Sydney homes are facing an 'unprecedented' invasion of highly-venomous snakes as serpents charge inside to get out of the rain.
Prolonged downpours are forcing red-bellied black snakes to take refuge indoors, placing residents at risk of being bitten.
Harley Jones, from Snakes in the City, told Daily Mail Australia that he was getting constant call-outs to deal with the dangerous reptiles, adding that there is nothing people can do to stop the creatures getting inside their homes.
Sydney homes are facing an 'unprecedented' invasion of highly-venomous red-bellied black snakes (file picture) as serpents charge inside to get out of the rain
'We haven't seen rain like the last couple of weeks before - and on rainy nights we tend to find snakes inside,' he said.
'Where we would usually be called out to deal with one snake inside a home every two weeks, we're now finding that every other snake is inside a house or business.'
Mr Jones said most of the snakes he has found inside people's homes in the last two weeks have been baby red-bellied black snakes.
'You get groups of snakes appearing in yards usually, not inside, but now the little babies are just wandering in.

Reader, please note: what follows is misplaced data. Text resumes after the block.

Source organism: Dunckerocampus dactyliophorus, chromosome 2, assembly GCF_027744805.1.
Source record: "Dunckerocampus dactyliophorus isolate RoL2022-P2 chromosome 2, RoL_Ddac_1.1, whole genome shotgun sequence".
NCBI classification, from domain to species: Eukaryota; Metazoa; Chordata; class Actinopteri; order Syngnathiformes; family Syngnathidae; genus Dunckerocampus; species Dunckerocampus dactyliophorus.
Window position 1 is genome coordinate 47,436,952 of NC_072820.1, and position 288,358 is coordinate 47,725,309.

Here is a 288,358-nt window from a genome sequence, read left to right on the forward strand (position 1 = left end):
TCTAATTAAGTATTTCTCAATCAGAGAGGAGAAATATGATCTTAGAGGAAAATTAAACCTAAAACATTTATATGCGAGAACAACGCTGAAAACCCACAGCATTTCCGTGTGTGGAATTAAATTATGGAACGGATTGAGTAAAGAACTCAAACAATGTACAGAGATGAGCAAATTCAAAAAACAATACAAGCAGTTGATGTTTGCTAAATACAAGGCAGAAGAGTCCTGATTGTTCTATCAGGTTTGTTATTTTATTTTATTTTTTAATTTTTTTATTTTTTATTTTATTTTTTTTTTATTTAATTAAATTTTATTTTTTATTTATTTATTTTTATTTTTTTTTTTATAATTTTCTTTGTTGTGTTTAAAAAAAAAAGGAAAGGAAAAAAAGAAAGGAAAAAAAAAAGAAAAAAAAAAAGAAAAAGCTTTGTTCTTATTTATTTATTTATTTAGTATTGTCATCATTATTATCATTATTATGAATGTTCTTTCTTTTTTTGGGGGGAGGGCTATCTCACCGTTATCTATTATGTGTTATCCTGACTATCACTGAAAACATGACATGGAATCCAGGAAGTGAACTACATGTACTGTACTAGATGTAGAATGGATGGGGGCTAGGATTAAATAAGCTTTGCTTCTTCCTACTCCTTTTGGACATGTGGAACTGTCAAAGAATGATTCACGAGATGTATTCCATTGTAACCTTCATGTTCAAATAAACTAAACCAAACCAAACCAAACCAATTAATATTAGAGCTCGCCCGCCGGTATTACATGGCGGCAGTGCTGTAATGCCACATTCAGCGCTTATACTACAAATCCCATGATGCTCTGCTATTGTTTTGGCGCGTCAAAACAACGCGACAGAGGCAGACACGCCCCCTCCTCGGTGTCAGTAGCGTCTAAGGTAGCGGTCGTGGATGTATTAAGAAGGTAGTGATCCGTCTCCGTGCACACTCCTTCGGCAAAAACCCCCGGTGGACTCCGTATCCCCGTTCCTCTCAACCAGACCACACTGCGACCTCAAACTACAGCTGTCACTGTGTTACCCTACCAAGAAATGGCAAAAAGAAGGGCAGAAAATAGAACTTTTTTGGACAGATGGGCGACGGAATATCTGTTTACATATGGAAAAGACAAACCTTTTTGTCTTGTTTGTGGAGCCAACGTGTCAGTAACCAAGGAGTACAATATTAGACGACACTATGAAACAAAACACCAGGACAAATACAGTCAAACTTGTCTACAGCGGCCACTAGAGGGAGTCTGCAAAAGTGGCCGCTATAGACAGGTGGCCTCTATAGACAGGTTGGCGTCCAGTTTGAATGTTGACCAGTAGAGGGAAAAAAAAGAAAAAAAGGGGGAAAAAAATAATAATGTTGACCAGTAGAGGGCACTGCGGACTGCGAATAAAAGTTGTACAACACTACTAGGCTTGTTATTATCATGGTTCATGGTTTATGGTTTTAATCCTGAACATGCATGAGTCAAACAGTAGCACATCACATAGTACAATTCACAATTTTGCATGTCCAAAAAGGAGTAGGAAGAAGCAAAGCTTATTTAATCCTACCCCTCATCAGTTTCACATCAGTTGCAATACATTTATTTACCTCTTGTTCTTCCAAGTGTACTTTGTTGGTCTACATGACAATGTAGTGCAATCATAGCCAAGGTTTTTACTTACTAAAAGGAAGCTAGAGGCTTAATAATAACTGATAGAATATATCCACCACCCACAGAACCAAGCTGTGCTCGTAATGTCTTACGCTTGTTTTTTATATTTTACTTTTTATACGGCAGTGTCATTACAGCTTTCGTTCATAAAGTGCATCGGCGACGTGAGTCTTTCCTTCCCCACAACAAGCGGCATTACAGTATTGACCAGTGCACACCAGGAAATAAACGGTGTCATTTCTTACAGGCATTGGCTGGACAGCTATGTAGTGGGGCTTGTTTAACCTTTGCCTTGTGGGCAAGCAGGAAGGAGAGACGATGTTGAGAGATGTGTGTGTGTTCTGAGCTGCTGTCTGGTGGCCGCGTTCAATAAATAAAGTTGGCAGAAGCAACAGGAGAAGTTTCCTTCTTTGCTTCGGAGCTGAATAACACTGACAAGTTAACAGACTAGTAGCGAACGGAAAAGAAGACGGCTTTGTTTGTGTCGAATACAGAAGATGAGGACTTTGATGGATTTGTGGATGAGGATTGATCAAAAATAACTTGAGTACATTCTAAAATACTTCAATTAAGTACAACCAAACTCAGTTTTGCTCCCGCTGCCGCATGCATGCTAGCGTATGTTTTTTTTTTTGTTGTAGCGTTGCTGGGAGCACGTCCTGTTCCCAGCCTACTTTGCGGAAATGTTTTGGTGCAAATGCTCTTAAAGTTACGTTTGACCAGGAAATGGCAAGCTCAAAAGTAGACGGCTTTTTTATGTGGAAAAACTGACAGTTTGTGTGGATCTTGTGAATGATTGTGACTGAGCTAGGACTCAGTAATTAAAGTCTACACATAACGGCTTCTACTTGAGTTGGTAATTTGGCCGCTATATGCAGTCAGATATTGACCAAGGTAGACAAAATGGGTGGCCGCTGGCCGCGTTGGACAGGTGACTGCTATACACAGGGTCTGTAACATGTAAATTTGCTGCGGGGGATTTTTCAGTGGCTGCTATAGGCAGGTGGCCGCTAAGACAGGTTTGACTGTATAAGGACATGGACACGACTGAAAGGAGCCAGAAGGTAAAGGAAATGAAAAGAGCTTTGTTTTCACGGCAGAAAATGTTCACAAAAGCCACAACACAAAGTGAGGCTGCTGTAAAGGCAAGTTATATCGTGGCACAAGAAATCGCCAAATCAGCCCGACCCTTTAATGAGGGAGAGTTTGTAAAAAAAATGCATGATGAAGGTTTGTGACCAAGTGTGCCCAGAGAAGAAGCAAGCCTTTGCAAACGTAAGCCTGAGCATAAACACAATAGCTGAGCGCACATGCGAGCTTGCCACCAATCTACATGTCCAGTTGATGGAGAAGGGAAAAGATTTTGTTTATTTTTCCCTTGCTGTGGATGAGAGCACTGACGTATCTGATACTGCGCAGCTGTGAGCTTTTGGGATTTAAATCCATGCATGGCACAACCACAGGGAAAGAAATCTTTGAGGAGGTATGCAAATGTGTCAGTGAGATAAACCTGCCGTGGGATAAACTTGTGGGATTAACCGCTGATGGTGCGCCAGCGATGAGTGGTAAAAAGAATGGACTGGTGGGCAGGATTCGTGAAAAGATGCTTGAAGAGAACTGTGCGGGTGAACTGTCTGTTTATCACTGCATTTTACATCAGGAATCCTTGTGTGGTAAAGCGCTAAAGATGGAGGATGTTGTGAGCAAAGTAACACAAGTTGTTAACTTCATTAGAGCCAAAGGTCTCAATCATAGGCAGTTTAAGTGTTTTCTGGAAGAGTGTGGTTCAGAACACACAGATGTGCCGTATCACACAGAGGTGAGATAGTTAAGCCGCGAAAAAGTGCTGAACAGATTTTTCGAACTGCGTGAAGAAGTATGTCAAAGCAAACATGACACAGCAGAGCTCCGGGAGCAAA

'The juvenile snakes don't have a home yet so they split off and they just wander. A lot get eaten by kookaburras, foxes and cats but some are getting out of the wet and heading indoors.
'There's nothing you can do it. You could spend millions of dollars snake-proofing a house but they'd still get in. You're better off just calling a professional snake catcher.'
Prolonged downpours are forcing red-bellied black snakes (file picture) to take refuge indoors, placing residents at risk of being bitten
While they may be small, baby red-bellies are still highly venomous.
'They're highly venomous and are seriously dangerous for young children or older adults. If you get bitten, you're looking at serious swelling, possibly gangrene, and loss of smell and taste for a month,' the snake catcher said.
He added that nowhere in Sydney is safe from the serpents.
'We've found them everywhere in Sydney; north, south, east, west. They've adapted really well. We even find them in the CBD,' Mr Jones said.
'We've already been called out to four this morning and we'll get another four or five this afternoon and in the evening.'
Experts have also warned people to be wary of red-bellies and deadly eastern brown snakes once the weather clears up.
Stephen Mahony, a reptile and amphibians expert at the Australian Museum, told the Sydney Morning Herald: '[Snakes] are generally less active in overcast, rainy and colder conditions.
'Red-bellies do hunt a lot of frogs, so may be seen hunting somewhat more after rain periods once it warms somewhat.
'Some snakes, for example pythons - such as the diamond python - and some tree snakes such as the brown tree snake do seem to increase in activity when it is wet. Though the reason is not clear.'
Sydney has so far endured an unusually wet March this year, with 17 days of at least 0.2mm rainfall in 20 days. The average is 13.6 days throughout the whole month.
So far 223mm has fallen in total - up from the March average of 129.6mm.